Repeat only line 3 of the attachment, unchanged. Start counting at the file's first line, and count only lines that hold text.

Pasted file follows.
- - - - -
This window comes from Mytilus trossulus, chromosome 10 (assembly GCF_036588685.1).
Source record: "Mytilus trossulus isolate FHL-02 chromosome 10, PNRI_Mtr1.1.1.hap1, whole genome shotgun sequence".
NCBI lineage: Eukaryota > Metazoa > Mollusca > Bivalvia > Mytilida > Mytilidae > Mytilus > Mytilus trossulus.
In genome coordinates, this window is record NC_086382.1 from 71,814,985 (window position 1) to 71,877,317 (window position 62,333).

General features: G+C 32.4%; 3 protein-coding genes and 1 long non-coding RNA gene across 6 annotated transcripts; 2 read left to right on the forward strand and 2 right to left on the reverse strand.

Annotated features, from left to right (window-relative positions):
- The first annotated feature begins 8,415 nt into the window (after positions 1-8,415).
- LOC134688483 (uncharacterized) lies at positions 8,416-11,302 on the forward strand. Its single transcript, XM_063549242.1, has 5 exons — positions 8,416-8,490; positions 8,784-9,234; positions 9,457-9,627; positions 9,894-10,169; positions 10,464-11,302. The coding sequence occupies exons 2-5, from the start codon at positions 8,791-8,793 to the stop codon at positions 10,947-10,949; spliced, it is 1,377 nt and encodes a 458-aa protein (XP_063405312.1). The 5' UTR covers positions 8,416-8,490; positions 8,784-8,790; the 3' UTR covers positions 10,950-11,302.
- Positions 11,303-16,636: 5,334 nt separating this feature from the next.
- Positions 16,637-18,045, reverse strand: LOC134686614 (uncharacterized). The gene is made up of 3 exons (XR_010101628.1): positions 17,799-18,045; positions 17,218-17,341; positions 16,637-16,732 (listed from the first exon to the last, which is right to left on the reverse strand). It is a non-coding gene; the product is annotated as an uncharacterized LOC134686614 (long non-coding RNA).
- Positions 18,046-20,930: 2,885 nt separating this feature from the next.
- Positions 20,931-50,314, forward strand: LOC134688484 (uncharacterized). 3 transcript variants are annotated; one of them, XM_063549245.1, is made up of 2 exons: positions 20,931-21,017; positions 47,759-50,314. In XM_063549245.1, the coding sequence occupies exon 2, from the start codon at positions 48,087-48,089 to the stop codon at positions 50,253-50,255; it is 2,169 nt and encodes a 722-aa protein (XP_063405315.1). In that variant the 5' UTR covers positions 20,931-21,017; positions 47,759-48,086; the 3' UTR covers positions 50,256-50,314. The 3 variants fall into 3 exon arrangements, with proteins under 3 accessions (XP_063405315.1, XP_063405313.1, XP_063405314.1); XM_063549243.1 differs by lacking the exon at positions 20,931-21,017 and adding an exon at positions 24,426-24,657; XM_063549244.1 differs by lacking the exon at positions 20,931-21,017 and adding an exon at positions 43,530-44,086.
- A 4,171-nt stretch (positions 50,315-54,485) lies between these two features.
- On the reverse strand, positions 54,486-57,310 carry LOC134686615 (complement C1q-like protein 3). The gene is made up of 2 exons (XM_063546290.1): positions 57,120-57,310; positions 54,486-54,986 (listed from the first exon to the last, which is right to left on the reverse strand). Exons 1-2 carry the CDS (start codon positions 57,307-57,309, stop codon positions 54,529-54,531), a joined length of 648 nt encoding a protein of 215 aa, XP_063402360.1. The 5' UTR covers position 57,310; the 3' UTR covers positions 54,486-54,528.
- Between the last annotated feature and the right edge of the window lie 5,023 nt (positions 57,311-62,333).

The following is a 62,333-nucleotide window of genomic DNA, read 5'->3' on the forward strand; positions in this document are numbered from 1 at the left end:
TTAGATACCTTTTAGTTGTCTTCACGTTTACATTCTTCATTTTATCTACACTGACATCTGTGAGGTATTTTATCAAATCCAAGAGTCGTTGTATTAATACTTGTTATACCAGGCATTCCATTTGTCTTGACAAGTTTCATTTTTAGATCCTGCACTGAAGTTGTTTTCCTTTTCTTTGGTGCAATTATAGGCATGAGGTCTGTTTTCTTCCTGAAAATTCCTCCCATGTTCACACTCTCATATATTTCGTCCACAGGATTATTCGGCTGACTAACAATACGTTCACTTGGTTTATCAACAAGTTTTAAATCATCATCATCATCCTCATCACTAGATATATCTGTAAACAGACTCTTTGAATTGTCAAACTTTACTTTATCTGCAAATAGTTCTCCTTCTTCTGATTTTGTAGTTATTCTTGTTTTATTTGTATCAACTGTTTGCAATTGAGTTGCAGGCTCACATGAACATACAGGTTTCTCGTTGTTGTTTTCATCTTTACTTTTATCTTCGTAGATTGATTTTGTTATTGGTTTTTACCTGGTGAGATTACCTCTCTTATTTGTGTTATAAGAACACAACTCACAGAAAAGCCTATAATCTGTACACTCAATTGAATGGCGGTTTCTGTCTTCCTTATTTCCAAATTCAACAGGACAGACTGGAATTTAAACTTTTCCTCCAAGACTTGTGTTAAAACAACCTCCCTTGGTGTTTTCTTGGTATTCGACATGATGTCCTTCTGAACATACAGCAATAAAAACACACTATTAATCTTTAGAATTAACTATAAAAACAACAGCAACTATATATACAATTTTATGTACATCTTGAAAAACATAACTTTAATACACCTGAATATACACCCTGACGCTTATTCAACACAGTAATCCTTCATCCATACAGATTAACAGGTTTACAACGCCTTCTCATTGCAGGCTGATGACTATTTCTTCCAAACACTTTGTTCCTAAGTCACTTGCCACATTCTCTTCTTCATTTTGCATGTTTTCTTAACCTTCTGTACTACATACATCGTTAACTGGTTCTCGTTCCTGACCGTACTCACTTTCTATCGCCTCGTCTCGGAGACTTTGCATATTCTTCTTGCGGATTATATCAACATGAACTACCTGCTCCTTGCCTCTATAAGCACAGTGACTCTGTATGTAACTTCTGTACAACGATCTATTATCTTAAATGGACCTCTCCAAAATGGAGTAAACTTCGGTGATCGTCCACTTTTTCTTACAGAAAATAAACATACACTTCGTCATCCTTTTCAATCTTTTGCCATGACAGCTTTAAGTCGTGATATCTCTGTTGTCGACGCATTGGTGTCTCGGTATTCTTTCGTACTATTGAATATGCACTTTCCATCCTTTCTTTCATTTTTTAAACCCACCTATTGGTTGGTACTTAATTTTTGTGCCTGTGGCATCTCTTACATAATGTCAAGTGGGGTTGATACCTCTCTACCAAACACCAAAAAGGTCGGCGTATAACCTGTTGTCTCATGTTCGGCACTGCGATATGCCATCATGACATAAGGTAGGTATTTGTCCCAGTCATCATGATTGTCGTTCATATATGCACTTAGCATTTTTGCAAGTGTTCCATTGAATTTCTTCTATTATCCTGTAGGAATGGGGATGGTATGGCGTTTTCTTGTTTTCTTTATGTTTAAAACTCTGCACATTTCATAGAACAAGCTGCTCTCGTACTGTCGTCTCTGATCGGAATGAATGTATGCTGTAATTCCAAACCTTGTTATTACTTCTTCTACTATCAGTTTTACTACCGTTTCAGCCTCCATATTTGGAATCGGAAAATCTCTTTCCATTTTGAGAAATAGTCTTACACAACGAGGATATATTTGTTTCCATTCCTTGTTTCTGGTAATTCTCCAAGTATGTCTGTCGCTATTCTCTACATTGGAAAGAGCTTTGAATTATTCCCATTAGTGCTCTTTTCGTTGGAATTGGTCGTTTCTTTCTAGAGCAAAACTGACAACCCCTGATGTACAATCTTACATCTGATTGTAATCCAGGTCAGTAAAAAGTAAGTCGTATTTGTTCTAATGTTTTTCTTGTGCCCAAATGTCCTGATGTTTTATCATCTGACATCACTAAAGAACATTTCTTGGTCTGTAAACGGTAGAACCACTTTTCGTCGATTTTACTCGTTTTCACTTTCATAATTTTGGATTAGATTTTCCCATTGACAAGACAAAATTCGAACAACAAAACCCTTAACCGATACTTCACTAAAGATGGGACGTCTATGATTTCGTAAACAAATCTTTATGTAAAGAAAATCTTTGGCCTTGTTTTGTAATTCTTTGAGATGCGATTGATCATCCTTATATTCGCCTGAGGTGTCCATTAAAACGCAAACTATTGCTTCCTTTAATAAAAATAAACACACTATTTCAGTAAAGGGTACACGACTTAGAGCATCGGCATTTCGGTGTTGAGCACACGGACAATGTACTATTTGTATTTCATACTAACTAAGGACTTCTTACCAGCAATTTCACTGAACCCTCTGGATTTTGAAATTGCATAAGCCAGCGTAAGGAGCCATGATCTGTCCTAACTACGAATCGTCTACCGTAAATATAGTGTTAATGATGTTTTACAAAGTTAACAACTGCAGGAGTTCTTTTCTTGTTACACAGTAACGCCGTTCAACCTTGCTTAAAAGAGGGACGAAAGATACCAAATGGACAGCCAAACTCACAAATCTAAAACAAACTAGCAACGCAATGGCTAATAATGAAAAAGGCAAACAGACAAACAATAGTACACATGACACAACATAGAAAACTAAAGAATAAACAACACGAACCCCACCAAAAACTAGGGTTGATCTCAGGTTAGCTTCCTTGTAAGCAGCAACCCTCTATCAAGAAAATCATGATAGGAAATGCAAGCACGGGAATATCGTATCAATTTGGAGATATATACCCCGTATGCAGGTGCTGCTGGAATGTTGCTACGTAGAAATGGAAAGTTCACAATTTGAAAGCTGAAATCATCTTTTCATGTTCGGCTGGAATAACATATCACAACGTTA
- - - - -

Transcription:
NCBI lineage: Eukaryota > Metazoa > Mollusca > Bivalvia > Mytilida > Mytilidae > Mytilus > Mytilus trossulus.